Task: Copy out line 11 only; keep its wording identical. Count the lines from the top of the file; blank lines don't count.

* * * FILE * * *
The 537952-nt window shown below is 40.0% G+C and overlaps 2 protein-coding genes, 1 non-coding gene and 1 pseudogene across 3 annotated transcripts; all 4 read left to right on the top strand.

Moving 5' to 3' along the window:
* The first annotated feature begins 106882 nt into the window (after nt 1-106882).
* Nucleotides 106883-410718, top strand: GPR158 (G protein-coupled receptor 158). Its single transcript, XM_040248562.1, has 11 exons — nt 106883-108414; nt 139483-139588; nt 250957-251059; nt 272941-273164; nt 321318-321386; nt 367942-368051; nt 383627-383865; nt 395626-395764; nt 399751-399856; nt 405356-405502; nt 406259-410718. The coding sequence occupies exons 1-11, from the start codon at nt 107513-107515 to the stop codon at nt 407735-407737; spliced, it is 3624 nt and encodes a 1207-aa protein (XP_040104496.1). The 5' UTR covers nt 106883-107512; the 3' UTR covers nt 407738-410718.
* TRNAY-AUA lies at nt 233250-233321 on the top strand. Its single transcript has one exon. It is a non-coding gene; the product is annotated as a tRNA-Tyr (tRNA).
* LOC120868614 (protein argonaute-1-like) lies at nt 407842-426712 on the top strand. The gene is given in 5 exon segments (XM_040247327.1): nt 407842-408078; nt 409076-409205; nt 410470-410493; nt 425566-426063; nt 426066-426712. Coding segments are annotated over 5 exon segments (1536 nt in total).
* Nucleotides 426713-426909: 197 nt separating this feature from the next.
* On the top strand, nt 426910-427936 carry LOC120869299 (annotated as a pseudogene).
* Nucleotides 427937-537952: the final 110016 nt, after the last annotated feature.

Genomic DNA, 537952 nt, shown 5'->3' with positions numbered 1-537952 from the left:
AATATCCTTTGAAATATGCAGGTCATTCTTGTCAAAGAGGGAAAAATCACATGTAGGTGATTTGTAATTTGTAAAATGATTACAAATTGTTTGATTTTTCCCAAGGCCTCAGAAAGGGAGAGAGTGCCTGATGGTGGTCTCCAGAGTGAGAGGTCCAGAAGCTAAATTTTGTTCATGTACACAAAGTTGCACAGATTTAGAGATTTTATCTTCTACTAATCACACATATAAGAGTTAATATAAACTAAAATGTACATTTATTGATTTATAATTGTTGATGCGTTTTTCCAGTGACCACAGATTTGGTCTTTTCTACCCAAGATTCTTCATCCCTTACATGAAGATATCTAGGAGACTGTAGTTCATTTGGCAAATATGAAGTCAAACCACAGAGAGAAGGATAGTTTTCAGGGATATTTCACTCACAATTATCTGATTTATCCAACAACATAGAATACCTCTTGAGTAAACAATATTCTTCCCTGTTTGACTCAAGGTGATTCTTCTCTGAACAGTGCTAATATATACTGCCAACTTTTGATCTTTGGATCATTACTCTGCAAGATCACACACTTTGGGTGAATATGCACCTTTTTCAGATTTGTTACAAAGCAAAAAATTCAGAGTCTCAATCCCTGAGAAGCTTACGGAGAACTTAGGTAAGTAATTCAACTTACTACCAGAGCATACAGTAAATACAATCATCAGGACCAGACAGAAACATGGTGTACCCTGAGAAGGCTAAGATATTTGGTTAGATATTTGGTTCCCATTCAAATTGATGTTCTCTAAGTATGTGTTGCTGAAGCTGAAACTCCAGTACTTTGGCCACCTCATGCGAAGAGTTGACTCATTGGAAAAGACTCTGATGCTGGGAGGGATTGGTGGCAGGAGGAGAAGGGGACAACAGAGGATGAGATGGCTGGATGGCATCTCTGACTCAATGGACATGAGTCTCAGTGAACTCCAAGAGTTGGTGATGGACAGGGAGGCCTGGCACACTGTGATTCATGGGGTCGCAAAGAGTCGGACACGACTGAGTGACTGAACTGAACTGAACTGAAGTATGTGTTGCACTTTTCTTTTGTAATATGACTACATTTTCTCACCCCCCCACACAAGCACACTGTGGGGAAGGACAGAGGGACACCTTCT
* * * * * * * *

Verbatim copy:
AATATCCTTTGAAATATGCAGGTCATTCTTGTCAAAGAGGGAAAAATCACATGTAGGTGATTTGTAATTTGTAAAATGATTACAAATTGTTTGATTTTTCCCAAGGCCTCAGAAAGGGAGAGAGTGCCTGATGGTGGTCTCCAGAGTGAGAGGTCCAGAAGCTAAATTTTGTTCATGTACACAAAGTTGCACAGATTTAGAGATTTTATCTTCTACTAATCACACATATAAGAGTTAATATAAACTAAAATGTACATTTATTGATTTATAATTGTTGATGCGTTTTTCCAGTGACCACAGATTTGGTCTTTTCTACCCAAGATTCTTCATCCCTTACATGAAGATATCTAGGAGACTGTAGTTCATTTGGCAAATATGAAGTCAAACCACAGAGAGAAGGATAGTTTTCAGGGATATTTCACTCACAATTATCTGATTTATCCAACAACATAGAATACCTCTTGAGTAAACAATATTCTTCCCTGTTTGACTCAAGGTGATTCTTCTCTGAACAGTGCTAATATATACTGCCAACTTTTGATCTTTGGATCATTACTCTGCAAGATCACACACTTTGGGTGAATATGCACCTTTTTCAGATTTGTTACAAAGCAAAAAATTCAGAGTCTCAATCCCTGAGAAGCTTACGGAGAACTTAGGTAAGTAATTCAACTTACTACCAGAGCATACAGTAAATACAATCATCAGGACCAGACAGAAACATGGTGTACCCTGAGAAGGCTAAGATATTTGGTTAGATATTTGGTTCCCATTCAAATTGATGTTCTCTAAGTATGTGTTGCTGAAGCTGAAACTCCAGTACTTTGGCCACCTCATGCGAAGAGTTGACTCATTGGAAAAGACTCTGATGCTGGGAGGGATTGGTGGCAGGAGGAGAAGGGGACAACAGAGGATGAGATGGCTGGATGGCATCTCTGACTCAATGGACATGAGTCTCAGTGAACTCCAAGAGTTGGTGATGGACAGGGAGGCCTGGCACACTGTGATTCATGGGGTCGCAAAGAGTCGGACACGACTGAGTGACTGAACTGAACTGAACTGAAGTATGTGTTGCACTTTTCTTTTGTAATATGACTACATTTTCTCACCCCCCCACACAAGCACACTGTGGGGAAGGACAGAGGGACACCTTCT